Chart: Home Equity, and Why You Shouldn’t Bank On It

Last week, many in the media covered the nascent rise in home equity among U.S. homeowners. Nationally, home equity rose to $6.7 trillion during the first quarter of 2012. That marks the highest level since 2008, just before the bubble burst.

This is welcomed news to the millions of homeowners who have lost equity since the housing collapse. Indeed, it will put many of them in a position to borrow from their equity once again. And that’s good for the economy, right?

Let’s not forget the lessons we learned over the last few years. The biggest lesson was this: You can’t rely on home equity for long-term wealth. For decades, it was widely assumed that home prices would always rise. This was seen as a financial and mathematical truism, much like two plus two equaling four. A house is the best investment you can make, because the value always goes up. The chart below shows the flaw in this line of thinking.

Definition: Home equity is the monetary difference between a home’s current value, and the amount the homeowner currently owes on the mortgage loan. “Current” is the key word here. If my house is worth $300,000 in the current real estate market, and I currently owe $200,000 on my mortgage, then I have $100,000 worth of equity in the property, or roughly 33%.

Home Equity Losses Since 2006

In the interest of preventing selective recall, I want to share a chart from the most recent “Housing Scorecard.” The scorecard is published each month and includes data compiled by the Department of Housing and Urban Development (HUD) and the Department of Treasury.

Home Equity Losses
Home equity losses between 2006 and 2011

This chart comes from the May 2012 Housing Scorecard, which was released on June 6, 2012. The left axis shows the total level of home equity in the United States, measured in trillions of dollars. The data go from the beginning of 2006 (before the housing collapse) to the end of 2011, just a few months ago. As you can see, home equity among U.S. homeowners plummeted from nearly $14 trillion in 2006 to about $6 trillion in 2011.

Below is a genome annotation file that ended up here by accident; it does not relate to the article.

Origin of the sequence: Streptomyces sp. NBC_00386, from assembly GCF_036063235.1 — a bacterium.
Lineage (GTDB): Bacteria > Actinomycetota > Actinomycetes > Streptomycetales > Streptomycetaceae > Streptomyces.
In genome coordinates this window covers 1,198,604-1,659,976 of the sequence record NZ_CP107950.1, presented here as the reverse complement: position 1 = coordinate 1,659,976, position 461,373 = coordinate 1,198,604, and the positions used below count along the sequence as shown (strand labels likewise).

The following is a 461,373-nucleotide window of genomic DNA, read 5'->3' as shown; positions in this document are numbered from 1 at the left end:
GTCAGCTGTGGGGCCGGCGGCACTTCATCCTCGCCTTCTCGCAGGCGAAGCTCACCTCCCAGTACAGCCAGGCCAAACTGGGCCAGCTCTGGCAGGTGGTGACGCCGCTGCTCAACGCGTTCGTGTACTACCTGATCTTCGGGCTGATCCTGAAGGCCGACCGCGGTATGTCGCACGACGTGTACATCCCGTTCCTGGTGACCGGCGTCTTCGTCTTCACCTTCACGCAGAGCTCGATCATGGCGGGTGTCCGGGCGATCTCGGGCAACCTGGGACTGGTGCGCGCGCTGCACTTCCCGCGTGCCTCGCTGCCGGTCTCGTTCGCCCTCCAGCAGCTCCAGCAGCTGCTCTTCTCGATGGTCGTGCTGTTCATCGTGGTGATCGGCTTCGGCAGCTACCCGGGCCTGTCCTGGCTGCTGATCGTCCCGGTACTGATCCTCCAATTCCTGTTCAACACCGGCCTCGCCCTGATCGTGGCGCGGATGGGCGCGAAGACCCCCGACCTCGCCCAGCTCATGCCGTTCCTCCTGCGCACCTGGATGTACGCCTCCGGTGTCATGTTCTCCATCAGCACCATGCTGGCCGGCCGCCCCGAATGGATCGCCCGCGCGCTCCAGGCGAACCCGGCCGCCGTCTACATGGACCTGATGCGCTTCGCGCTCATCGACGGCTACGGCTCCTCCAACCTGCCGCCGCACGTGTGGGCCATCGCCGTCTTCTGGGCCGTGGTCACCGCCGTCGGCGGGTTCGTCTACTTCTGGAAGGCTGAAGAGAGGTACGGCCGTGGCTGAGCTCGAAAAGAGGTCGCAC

The $6.7 trillion worth of home equity that made headlines last week sounds impressive at first glance. But it loses its shine when viewed in a broader context. The nation had more than $13 trillion of home equity in 2006. Now we’re back to $6.7 trillion. Is this cause to celebrate? Or is it a reminder of a harsh lesson?

Americans have long used homeownership as buying power. Equity, measured as the amount of financial ownership you have in your house, can be used as a sort of piggybank. Homeowners use home equity lines of credit (HELOCs) as a source of ongoing funds, much like a credit card. Home equity loans can provide lump-sum payments to cover the cost of college tuition, remodeling projects and other major expenses.

Older Americans often rely on real estate appreciation as a source of retirement income down the road. But this too is a high-risk financial strategy. Just look where we are right now. According to the AARP, about 32% of U.S. homeowners over the age of 50 have lost a significant amount of home equity since the housing market tanked. Many of them relied too heavily on their equity for retirement income, and will now have to work well into their golden years to compensate for their losses.

According to Jay Butler, associate professor of real estate at ASU: “Nobody sees rapid appreciation in home values over the next 10 years [and as a result] a lot of folks will postpone retirement.”

History is an excellent teacher, but only if we pay attention to it. Our recent history has shown us that equity should not be banked on over the long haul. We used to think of it as an unshakeable foundation upon which we could build our wealth. In truth, it’s about as unshakeable as a hovel in a hurricane. Thus, it should not be the centerpiece of any long-term investment strategy or retirement plans.

A home is a place to live. It offers value in the form of protection, security and happiness. But it shouldn’t be viewed as a strategy for building long-term wealth and financial stability. History shows us the folly of such thinking — and so does the chart above.

Related Articles on This Website

How Much Home Equity Do I Have?
Equity is the difference between the current value of your house and the amount you owe on your mortgage loan(s). Subtract the outstanding balance from the value, and you have your equity. Of course, if you owe more than the house is worth, you are in a negative-equity situation (a.k.a. underwater or upside down). This article explains how it all works.

How to Get a Home Equity Loan
Homeowners use home equity loans (HELs) to finance a variety of expenses, such as college tuition and remodeling projects. They can also be used to consolidate and pay off other forms of high-interest debt, such as credit cards. This article explains the steps you’ll need to take in order to obtain HEL financing, starting with the current value of your home.